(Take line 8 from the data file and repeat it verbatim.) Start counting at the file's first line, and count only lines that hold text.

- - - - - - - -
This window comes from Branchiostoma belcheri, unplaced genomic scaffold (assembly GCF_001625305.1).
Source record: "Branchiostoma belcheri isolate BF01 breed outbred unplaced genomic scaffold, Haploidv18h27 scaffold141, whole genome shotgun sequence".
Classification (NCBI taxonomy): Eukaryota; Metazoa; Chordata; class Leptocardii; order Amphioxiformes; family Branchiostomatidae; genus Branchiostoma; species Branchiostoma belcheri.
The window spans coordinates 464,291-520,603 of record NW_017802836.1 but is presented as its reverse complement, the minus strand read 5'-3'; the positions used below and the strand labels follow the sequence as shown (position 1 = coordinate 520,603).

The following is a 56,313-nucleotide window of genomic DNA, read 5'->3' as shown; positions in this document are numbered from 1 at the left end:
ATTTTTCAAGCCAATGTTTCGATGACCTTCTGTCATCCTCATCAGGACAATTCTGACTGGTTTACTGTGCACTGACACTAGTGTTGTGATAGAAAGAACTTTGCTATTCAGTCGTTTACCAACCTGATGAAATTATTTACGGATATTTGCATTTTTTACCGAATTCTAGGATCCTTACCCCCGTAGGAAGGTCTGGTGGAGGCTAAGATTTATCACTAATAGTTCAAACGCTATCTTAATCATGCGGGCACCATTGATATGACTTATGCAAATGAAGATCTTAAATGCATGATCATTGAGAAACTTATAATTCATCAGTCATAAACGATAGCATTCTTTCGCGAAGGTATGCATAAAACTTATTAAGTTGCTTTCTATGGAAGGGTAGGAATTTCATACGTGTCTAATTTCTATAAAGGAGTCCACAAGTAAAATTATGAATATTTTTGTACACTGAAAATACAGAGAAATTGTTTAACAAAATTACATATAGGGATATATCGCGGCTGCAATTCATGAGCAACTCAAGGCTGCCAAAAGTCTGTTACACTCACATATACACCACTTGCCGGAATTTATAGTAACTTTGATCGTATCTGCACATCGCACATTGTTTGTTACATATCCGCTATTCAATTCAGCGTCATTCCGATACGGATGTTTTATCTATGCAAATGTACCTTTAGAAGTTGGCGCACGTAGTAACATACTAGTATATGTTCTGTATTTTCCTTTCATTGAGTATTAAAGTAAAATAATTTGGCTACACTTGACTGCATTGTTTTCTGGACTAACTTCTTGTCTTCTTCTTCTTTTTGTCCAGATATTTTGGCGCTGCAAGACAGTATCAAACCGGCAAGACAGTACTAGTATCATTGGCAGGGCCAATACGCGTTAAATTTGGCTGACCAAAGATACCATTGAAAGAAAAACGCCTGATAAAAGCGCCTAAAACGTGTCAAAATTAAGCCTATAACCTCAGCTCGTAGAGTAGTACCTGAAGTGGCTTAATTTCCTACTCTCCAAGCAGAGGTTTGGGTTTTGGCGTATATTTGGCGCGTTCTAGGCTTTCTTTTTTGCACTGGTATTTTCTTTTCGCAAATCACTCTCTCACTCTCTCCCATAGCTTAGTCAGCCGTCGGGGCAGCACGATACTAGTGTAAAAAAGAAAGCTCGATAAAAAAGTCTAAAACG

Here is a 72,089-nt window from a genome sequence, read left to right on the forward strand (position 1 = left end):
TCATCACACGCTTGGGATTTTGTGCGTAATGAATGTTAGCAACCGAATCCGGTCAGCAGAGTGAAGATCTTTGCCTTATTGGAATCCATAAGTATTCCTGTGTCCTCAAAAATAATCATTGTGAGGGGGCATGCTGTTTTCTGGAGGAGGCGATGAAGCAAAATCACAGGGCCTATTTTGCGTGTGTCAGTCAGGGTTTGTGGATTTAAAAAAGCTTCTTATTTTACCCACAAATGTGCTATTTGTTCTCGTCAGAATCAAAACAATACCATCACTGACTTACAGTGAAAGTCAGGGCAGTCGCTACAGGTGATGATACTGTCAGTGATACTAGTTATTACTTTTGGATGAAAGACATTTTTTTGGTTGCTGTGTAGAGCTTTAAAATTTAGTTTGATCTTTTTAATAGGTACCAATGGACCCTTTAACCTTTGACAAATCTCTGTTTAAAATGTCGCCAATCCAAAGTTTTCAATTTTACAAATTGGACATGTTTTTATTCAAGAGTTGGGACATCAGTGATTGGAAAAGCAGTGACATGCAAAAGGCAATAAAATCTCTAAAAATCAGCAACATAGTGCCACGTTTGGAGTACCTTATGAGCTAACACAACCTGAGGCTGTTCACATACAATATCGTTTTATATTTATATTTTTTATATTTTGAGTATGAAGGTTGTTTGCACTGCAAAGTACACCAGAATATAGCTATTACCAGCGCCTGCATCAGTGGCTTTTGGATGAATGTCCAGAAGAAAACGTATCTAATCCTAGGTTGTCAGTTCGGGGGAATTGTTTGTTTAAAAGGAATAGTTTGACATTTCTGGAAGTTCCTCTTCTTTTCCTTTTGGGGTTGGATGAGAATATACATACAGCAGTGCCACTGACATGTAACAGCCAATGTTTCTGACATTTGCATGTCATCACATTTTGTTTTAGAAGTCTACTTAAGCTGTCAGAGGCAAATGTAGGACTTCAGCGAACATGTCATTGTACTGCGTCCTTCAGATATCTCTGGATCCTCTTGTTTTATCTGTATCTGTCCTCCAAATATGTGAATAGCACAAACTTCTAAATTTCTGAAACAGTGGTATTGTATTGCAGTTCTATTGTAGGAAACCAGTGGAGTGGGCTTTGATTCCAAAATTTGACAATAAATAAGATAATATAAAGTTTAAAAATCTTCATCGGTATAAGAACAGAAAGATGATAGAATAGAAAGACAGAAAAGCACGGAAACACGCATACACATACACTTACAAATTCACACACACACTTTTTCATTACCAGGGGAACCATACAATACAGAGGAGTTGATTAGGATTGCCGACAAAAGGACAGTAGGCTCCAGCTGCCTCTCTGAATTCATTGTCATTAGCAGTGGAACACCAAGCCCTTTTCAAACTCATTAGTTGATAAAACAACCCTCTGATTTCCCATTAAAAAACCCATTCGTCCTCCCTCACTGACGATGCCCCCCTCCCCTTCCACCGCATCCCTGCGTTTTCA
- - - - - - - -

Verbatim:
TCATCACACGCTTGGGATTTTGTGCGTAATGAATGTTAGCAACCGAATCCGGTCAGCAGAGTGAAGATCTTTGCCTTATTGGAATCCATAAGTATTCCTGTGTCCTCAAAAATAATCATTGTGAGGGGGCATGCTGTTTTCTGGAGGAGGCGATGAAGCAAAATCACAGGGCCTATTTTGCGTGTGTCAGTCAGGGTTTGTGGATTTAAAAAAGCTTCTTATTTTACCCACAAATGTGCTATTTGTTCTCGTCAGAATCAAAACAATACCATCACTGACTTACAGTGAAAGTCAGGGCAGTCGCTACAGGTGATGATACTGTCAGTGATACTAGTTATTACTTTTGGATGAAAGACATTTTTTTGGTTGCTGTGTAGAGCTTTAAAATTTAGTTTGATCTTTTTAATAGGTACCAATGGACCCTTTAACCTTTGACAAATCTCTGTTTAAAATGTCGCCAATCCAAAGTTTTCAATTTTACAAATTGGACATGTTTTTATTCAAGAGTTGGGACATCAGTGATTGGAAAAGCAGTGACATGCAAAAGGCAATAAAATCTCTAAAAATCAGCAACATAGTGCCACGTTTGGAGTACCTTATGAGCTAACACAACCTGAGGCTGTTCACATACAATATCGTTTTATATTTATATTTTTTATATTTTGAGTATGAAGGTTGTTTGCACTGCAAAGTACACCAGAATATAGCTATTACCAGCGCCTGCATCAGTGGCTTTTGGATGAATGTCCAGAAGAAAACGTATCTAATCCTAGGTTGTCAGTTCGGGGGAATTGTTTGTTTAAAAGGAATAGTTTGACATTTCTGGAAGTTCCTCTTCTTTTCCTTTTGGGGTTGGATGAGAATATACATACAGCAGTGCCACTGACATGTAACAGCCAATGTTTCTGACATTTGCATGTCATCACATTTTGTTTTAGAAGTCTACTTAAGCTGTCAGAGGCAAATGTAGGACTTCAGCGAACATGTCATTGTACTGCGTCCTTCAGATATCTCTGGATCCTCTTGTTTTATCTGTATCTGTCCTCCAAATATGTGAATAGCACAAACTTCTAAATTTCTGAAACAGTGGTATTGTATTGCAGTTCTATTGTAGGAAACCAGTGGAGTGGGCTTTGATTCCAAAATTTGACAATAAATAAGATAATATAAAGTTTAAAAATCTTCATCGGTATAAGAACAGAAAGATGATAGAATAGAAAGACAGAAAAGCACGGAAACACGCATACACATACACTTACAAATTCACACACACACTTTTTCATTACCAGGGGAACCATACAATACAGAGGAGTTGATTAGGATTGCCGACAAAAGGACAGTAGGCTCCAGCTGCCTCTCTGAATTCATTGTCATTAGCAGTGGAACACCAAGCCCTTTTCAAACTCATTAGTTGATAAAACAACCCTCTGATTTCCCATTAAAAAACCCATTCGTCCTCCCTCACTGACGATGCCCCCCTCCCCTTCCACCGCATCCCTGCGTTTTCA